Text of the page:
Turkey warned Iraq's Kurdish leaders on Wednesday of the risk of civil war if they proceed with plans to hold a referendum on independence.
"In a country like Iraq, which has been through so many problems, a referendum on independence … God forbid, it could even bring it to civil war," said Turkish foreign minister Mevlut Cavusoglu.
Iraq's autonomous Kurdish region has said it will hold a referendum on independence on September 25, brushing aside international warnings — including from Turkey — that a positive outcome could trigger conflict with Baghdad.
Turkish president Recep Tayyip Erdogan in June strongly criticised the referendum plan, calling it "an error" and "a threat" to Iraq's territorial integrity.
"The fundamental reason for our opposition to this referendum is the importance of preserving Iraq's territorial and political integrity," Mr Erdogan's spokesman, Ibrahim Kalin, reiterated in a radio interview on Wednesday, denying any ill will towards the Kurds.
Turkey has a substantial Kurdish minority which some estimates put at a quarter of the total population of just under 80 million.
Ankara has in recent years forged strong ties with the Kurdistan Regional Government (KRG) in northern Iraq but is extremely wary of any move towards independence by the region.
Turkish energy minister Berat Albayrak said last week the referendum would "harm energy co-operation with northern Iraq's Kurdish regional authority". The Kurdistan Regional Government currently pumps hundreds of thousands of barrels of oil a day to Turkey's Ceyhan export terminal.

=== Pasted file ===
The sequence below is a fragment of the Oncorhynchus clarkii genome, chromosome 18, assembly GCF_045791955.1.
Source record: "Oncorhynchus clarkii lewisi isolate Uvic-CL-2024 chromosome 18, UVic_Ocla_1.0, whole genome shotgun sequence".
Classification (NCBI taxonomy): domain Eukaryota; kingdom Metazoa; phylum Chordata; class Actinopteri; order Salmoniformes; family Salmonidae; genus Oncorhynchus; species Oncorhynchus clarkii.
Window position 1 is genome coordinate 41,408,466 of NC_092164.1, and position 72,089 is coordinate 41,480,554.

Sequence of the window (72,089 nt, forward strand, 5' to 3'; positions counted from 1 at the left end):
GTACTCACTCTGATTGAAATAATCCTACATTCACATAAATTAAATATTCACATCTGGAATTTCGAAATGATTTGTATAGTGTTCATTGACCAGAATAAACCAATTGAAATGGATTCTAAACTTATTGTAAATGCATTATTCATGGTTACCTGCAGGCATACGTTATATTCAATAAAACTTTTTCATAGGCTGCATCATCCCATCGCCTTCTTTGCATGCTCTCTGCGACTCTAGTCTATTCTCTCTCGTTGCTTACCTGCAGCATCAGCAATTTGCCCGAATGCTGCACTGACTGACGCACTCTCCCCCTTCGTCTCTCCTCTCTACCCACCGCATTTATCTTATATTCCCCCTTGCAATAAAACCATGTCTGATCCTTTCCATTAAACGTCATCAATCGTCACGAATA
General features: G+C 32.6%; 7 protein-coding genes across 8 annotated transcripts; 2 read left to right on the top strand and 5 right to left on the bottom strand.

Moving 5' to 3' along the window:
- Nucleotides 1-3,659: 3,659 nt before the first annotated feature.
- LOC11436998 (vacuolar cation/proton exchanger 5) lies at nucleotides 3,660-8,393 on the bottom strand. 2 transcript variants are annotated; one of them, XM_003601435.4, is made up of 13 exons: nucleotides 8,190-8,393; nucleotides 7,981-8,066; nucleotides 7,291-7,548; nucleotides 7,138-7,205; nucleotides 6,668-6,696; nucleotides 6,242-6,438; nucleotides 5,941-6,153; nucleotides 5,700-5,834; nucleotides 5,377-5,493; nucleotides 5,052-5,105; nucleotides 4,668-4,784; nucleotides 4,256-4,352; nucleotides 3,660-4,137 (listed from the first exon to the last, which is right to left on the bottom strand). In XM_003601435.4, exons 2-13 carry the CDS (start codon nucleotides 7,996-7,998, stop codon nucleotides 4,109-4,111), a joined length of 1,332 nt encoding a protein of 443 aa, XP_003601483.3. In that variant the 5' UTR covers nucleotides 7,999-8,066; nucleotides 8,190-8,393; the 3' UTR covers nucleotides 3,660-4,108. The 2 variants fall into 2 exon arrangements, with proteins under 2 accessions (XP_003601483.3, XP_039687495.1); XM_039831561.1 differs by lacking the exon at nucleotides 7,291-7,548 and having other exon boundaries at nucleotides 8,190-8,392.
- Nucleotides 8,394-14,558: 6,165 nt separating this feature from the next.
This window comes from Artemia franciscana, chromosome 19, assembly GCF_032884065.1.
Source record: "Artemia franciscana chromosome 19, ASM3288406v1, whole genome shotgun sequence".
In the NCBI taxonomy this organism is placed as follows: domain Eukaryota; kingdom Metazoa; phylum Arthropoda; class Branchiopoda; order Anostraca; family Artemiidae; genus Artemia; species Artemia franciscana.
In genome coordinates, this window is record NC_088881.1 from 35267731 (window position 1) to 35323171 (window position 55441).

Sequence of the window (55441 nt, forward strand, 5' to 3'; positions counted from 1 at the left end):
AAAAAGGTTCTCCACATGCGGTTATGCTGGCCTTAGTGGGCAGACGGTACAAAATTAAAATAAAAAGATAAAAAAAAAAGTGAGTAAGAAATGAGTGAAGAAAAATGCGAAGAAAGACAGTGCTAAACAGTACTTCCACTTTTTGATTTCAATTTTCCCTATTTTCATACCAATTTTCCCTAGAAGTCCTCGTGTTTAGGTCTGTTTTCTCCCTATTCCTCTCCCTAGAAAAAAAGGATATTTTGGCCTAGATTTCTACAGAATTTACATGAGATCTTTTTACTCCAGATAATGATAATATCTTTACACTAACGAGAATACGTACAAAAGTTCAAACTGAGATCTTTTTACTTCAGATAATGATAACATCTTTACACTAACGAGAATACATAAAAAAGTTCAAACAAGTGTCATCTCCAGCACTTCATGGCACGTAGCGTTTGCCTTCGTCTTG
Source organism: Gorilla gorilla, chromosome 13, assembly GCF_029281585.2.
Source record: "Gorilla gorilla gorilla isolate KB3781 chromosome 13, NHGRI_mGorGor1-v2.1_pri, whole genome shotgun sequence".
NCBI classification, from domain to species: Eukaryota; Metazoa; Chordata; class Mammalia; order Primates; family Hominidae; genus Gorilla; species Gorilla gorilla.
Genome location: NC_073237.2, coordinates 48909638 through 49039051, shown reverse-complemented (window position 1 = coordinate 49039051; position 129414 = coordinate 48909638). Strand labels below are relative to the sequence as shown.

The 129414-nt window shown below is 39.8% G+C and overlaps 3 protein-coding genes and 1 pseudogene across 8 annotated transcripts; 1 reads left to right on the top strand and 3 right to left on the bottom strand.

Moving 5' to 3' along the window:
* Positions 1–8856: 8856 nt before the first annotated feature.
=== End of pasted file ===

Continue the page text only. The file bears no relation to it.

The latest warnings from Turkey come as the Kurdish region's referendum delegation meets with Iraqi officials in Baghdad this week to discuss the upcoming vote.
On Wednesday, the delegation met with Iraqi parliamentary speaker Salim Al Jabouri and vice president Nouri Al Maliki.
Both officials stressed the need for the Kurdish independence referendum to have a “constitutional framework”, warning that otherwise there was a risk of dispute between Erbil and Baghdad.
"The Kurdish referendum needs to be in line with the Iraq's constitution in order to maintain security and stability within the country," said Abdel Al Malik Husseini, spokesman for the speaker of the Iraqi parliament.
Mr Al Jabouri, meanwhile, stressed the need for Baghdad to have an open dialogue with Erbil in order to avoid any political or security issues and to achieve "Iraqi unity".
For his part, Mr Al Maliki said that if the referendum is carried out within the framework of the Iraqi constitution then it will be "an acceptable move". If it is not, he added, then "Baghdad and Erbil will be faced with many disputes".
"Amendments to the constitution may be needed to allow Kurdish referendum," he said.
The meetings came a day after the delegation held talks with Iraqi prime minister Haider Al Abadi during which they discussed Kurdish independence, as well as the issue of combating terrorism.
"We came to an agreement on issues that unite Iraq and combating terrorism," Mr Al Abadi's office said on Twitter on Wednesday. "Talks with the Kurdish delegation were carried out in accordance with the interests of the country, and an atmosphere of respect and understanding dominated the meeting."
On the question of the Kurdish referendum, however, Mr Al Abadi said the "redrawing of the borders, inside Iraq, may lead to tragedies".
The autonomous Kurdish region already acts like a "state with an independent economy and army", he said, adding that a referendum at this stage was not a “priority”.
Mr Al Abadi’s office said an agreement was made to continue constructive dialogue with the delegation, however, adding that Baghdad was serious about working in the shared interests of Iraqis — though while still protecting the integrity of Iraq.
The referendum is also opposed by the key international supporters of the Kurdish region, including Iran, Germany and, to a lesser extent, the United States.
In June, the US state department said it was concerned the referendum in northern Iraq would distract from "more urgent priorities" such as the defeat of ISIL.
The Kurds are viewed as the world's largest stateless people, with most spread between Iran, Iraq, Syria and Turkey. It is only in Iraq where they have achieved a recognised autonomy.